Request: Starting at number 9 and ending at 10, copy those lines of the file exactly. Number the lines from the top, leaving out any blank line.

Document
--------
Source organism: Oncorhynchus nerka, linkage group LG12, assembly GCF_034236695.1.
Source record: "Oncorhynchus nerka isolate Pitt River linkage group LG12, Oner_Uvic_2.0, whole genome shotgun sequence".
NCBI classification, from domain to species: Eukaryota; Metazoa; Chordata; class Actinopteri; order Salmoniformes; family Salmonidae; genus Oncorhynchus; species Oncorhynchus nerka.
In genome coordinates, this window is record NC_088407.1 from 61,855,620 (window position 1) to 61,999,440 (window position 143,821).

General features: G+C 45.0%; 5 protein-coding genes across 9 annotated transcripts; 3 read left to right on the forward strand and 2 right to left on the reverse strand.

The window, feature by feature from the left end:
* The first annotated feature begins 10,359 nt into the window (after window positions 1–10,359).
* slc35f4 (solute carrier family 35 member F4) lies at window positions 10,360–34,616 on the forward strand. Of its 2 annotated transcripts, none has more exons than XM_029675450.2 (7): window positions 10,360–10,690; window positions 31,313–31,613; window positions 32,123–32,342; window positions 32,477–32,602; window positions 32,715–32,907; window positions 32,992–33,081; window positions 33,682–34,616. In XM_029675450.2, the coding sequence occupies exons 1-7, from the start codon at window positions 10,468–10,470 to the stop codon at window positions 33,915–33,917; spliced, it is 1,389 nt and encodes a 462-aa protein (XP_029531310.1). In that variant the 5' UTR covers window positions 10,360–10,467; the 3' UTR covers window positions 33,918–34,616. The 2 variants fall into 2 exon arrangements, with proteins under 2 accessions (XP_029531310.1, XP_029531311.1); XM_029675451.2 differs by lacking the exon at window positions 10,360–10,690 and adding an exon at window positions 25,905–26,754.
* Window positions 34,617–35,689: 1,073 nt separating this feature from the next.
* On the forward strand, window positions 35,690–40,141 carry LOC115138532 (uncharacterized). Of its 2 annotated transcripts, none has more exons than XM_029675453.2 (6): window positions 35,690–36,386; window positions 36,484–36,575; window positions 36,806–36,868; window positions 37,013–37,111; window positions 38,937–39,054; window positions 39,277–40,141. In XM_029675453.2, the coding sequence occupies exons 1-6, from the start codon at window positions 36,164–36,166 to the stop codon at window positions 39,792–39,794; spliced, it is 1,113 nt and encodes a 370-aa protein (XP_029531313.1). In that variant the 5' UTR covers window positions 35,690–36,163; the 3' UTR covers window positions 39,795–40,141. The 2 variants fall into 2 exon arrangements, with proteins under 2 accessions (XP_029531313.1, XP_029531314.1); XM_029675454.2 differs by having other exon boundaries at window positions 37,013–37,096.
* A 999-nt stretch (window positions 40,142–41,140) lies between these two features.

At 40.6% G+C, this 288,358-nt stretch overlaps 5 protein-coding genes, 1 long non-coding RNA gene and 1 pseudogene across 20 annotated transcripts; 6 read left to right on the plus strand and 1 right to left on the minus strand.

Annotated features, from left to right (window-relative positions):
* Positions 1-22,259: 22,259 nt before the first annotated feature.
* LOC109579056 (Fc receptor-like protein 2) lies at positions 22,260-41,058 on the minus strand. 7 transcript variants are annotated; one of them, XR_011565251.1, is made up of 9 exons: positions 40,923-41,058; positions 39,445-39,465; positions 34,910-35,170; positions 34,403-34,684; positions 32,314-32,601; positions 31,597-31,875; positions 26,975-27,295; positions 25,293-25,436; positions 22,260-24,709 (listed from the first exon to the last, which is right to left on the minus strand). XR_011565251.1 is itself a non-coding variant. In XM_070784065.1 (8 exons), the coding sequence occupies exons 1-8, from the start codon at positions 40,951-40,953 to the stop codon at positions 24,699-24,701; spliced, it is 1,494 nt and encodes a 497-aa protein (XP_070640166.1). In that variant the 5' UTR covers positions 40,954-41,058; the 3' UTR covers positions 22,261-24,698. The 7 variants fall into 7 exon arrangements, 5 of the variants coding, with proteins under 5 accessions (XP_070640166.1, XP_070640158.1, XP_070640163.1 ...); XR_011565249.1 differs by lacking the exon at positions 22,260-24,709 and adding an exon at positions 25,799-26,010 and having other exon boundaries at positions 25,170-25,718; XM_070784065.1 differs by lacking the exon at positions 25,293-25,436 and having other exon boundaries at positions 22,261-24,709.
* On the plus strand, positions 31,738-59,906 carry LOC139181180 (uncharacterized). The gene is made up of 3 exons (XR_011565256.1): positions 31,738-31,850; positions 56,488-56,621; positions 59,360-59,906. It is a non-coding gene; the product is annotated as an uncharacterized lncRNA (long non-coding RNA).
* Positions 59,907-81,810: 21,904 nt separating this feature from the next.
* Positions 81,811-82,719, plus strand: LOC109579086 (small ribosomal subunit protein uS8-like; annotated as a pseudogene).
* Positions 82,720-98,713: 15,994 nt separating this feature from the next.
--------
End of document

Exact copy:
* Window positions 34,617–35,689: 1,073 nt separating this feature from the next.
* On the forward strand, window positions 35,690–40,141 carry LOC115138532 (uncharacterized). Of its 2 annotated transcripts, none has more exons than XM_029675453.2 (6): window positions 35,690–36,386; window positions 36,484–36,575; window positions 36,806–36,868; window positions 37,013–37,111; window positions 38,937–39,054; window positions 39,277–40,141. In XM_029675453.2, the coding sequence occupies exons 1-6, from the start codon at window positions 36,164–36,166 to the stop codon at window positions 39,792–39,794; spliced, it is 1,113 nt and encodes a 370-aa protein (XP_029531313.1). In that variant the 5' UTR covers window positions 35,690–36,163; the 3' UTR covers window positions 39,795–40,141. The 2 variants fall into 2 exon arrangements, with proteins under 2 accessions (XP_029531313.1, XP_029531314.1); XM_029675454.2 differs by having other exon boundaries at window positions 37,013–37,096.